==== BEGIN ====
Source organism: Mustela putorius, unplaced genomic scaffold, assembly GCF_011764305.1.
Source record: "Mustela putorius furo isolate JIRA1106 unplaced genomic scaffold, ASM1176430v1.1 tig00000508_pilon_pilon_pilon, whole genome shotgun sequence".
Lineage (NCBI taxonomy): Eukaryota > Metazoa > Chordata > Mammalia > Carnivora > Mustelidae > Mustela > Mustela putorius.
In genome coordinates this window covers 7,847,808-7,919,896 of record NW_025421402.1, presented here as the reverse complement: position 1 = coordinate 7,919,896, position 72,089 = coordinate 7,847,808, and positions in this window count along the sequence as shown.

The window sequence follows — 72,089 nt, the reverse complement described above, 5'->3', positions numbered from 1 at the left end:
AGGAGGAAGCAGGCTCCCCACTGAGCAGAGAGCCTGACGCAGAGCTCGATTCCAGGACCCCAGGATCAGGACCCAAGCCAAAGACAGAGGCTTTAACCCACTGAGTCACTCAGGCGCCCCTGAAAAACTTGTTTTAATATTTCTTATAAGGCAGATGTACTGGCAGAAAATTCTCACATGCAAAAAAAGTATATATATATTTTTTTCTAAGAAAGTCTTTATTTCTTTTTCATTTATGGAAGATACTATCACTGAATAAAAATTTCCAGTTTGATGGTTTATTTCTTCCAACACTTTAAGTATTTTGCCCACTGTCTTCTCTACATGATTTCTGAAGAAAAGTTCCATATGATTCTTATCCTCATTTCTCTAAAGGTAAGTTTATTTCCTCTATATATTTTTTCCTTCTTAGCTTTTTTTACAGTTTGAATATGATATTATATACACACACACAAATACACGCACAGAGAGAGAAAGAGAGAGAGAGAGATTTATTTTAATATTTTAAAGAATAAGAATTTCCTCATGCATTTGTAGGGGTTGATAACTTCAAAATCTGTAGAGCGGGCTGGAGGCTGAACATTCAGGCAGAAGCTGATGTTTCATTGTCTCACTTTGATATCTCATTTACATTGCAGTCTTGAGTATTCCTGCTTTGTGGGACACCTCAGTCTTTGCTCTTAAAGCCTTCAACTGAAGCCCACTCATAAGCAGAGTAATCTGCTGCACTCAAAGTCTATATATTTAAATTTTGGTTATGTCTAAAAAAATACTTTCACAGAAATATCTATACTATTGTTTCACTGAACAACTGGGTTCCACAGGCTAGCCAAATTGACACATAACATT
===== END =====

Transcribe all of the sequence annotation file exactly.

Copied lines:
Source organism: Mustela putorius, unplaced genomic scaffold, assembly GCF_011764305.1.
Source record: "Mustela putorius furo isolate JIRA1106 unplaced genomic scaffold, ASM1176430v1.1 tig00000508_pilon_pilon_pilon, whole genome shotgun sequence".
Lineage (NCBI taxonomy): Eukaryota > Metazoa > Chordata > Mammalia > Carnivora > Mustelidae > Mustela > Mustela putorius.
In genome coordinates this window covers 7,847,808-7,919,896 of record NW_025421402.1, presented here as the reverse complement: position 1 = coordinate 7,919,896, position 72,089 = coordinate 7,847,808, and positions in this window count along the sequence as shown.

The window sequence follows — 72,089 nt, the reverse complement described above, 5'->3', positions numbered from 1 at the left end:
AGGAGGAAGCAGGCTCCCCACTGAGCAGAGAGCCTGACGCAGAGCTCGATTCCAGGACCCCAGGATCAGGACCCAAGCCAAAGACAGAGGCTTTAACCCACTGAGTCACTCAGGCGCCCCTGAAAAACTTGTTTTAATATTTCTTATAAGGCAGATGTACTGGCAGAAAATTCTCACATGCAAAAAAAGTATATATATATTTTTTTCTAAGAAAGTCTTTATTTCTTTTTCATTTATGGAAGATACTATCACTGAATAAAAATTTCCAGTTTGATGGTTTATTTCTTCCAACACTTTAAGTATTTTGCCCACTGTCTTCTCTACATGATTTCTGAAGAAAAGTTCCATATGATTCTTATCCTCATTTCTCTAAAGGTAAGTTTATTTCCTCTATATATTTTTTCCTTCTTAGCTTTTTTTACAGTTTGAATATGATATTATATACACACACACAAATACACGCACAGAGAGAGAAAGAGAGAGAGAGAGATTTATTTTAATATTTTAAAGAATAAGAATTTCCTCATGCATTTGTAGGGGTTGATAACTTCAAAATCTGTAGAGCGGGCTGGAGGCTGAACATTCAGGCAGAAGCTGATGTTTCATTGTCTCACTTTGATATCTCATTTACATTGCAGTCTTGAGTATTCCTGCTTTGTGGGACACCTCAGTCTTTGCTCTTAAAGCCTTCAACTGAAGCCCACTCATAAGCAGAGTAATCTGCTGCACTCAAAGTCTATATATTTAAATTTTGGTTATGTCTAAAAAAATACTTTCACAGAAATATCTATACTATTGTTTCACTGAACAACTGGGTTCCACAGGCTAGCCAAATTGACACATAACATT